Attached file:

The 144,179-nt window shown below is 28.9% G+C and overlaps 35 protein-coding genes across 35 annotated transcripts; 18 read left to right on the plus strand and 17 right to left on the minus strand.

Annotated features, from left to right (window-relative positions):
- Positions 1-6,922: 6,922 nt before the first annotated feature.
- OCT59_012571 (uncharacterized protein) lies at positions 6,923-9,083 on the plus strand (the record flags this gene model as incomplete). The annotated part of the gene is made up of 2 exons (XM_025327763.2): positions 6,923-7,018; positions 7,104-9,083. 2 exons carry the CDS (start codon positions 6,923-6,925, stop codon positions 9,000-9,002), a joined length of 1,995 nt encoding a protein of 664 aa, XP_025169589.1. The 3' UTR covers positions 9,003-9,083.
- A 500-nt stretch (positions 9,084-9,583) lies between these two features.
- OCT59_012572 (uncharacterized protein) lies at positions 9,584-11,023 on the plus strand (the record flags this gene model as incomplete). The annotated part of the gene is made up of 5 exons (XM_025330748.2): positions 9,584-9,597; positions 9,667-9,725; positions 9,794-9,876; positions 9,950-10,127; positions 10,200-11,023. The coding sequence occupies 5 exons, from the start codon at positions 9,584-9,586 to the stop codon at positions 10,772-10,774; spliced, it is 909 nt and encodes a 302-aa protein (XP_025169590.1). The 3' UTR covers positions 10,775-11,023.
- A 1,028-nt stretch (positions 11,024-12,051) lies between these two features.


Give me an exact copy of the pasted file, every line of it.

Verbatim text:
The 144,179-nt window shown below is 28.9% G+C and overlaps 35 protein-coding genes across 35 annotated transcripts; 18 read left to right on the plus strand and 17 right to left on the minus strand.

Annotated features, from left to right (window-relative positions):
- Positions 1-6,922: 6,922 nt before the first annotated feature.
- OCT59_012571 (uncharacterized protein) lies at positions 6,923-9,083 on the plus strand (the record flags this gene model as incomplete). The annotated part of the gene is made up of 2 exons (XM_025327763.2): positions 6,923-7,018; positions 7,104-9,083. 2 exons carry the CDS (start codon positions 6,923-6,925, stop codon positions 9,000-9,002), a joined length of 1,995 nt encoding a protein of 664 aa, XP_025169589.1. The 3' UTR covers positions 9,003-9,083.
- A 500-nt stretch (positions 9,084-9,583) lies between these two features.
- OCT59_012572 (uncharacterized protein) lies at positions 9,584-11,023 on the plus strand (the record flags this gene model as incomplete). The annotated part of the gene is made up of 5 exons (XM_025330748.2): positions 9,584-9,597; positions 9,667-9,725; positions 9,794-9,876; positions 9,950-10,127; positions 10,200-11,023. The coding sequence occupies 5 exons, from the start codon at positions 9,584-9,586 to the stop codon at positions 10,772-10,774; spliced, it is 909 nt and encodes a 302-aa protein (XP_025169590.1). The 3' UTR covers positions 10,775-11,023.
- A 1,028-nt stretch (positions 11,024-12,051) lies between these two features.